Apollo 17 was the final mission of NASA's Apollo program, the most recent time humans have set foot on the Moon. This image shows an astronaut in the Lunar Excursion Module (LEM) within the Taurus-Littrow Valley. A key scientific goal of the mission was to collect rock samples from the Serenitatis basin rim to find out exactly how old it is.
Image Credit: NASA/GSFC/Arizona State University
Published: April 20, 2022

Mare Crisium is a large, dark, basaltic plain on the Moon that filled an ancient asteroid impact. Basaltic plains on the Moon were created by early volcanic eruptions. Mare Crisium was flooded with basaltic lava, a dark, runny lava commonly found on Earth.

Basaltic plains on the Moon are also known as lunar maria, because of a mistaken belief by early astronomers that these dark areas were oceans — “maria” is the Latin word for “seas.” We now know these spots to be plains of basalt created by early volcanic eruptions, but the nomenclature of ‘maria’ (plural) or ‘mare’ (singular) remains.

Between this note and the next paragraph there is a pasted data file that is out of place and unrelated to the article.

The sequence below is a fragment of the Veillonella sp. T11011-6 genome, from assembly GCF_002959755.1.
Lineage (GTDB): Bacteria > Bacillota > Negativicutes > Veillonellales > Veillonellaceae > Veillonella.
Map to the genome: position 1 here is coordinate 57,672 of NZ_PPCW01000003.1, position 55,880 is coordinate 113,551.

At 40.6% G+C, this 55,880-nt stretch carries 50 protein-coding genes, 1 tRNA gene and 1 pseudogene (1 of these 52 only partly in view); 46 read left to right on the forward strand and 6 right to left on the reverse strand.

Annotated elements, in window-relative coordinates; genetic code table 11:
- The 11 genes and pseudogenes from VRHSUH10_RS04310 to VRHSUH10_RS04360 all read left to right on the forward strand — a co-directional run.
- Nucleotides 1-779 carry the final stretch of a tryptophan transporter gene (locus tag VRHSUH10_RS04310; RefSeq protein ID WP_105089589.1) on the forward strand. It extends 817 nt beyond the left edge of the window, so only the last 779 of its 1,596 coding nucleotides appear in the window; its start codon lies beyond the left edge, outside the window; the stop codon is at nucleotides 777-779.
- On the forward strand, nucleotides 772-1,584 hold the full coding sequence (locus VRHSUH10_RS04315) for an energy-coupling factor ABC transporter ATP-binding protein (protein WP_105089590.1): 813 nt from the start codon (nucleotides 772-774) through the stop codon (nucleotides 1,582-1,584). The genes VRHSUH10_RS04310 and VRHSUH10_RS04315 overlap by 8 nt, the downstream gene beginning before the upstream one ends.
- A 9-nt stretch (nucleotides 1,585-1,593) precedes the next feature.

The basalts in Mare Crisium range in age from 2.5 to 3.3 billion years old! These dates come from measuring the radioactive isotope signatures of samples returned from Mare Crisium by the Soviet Luna 24 mission.

Along the rim of Mare Crisium lies an outer boundary of wrinkle ridges. Wrinkle ridges are commonly found in places where the surface has contracted. As the surface is compressed, it bends and fractures, and can form complicated patterns of faults and folds.

By Caroline Capone

Science Advisors: Andrea Jones

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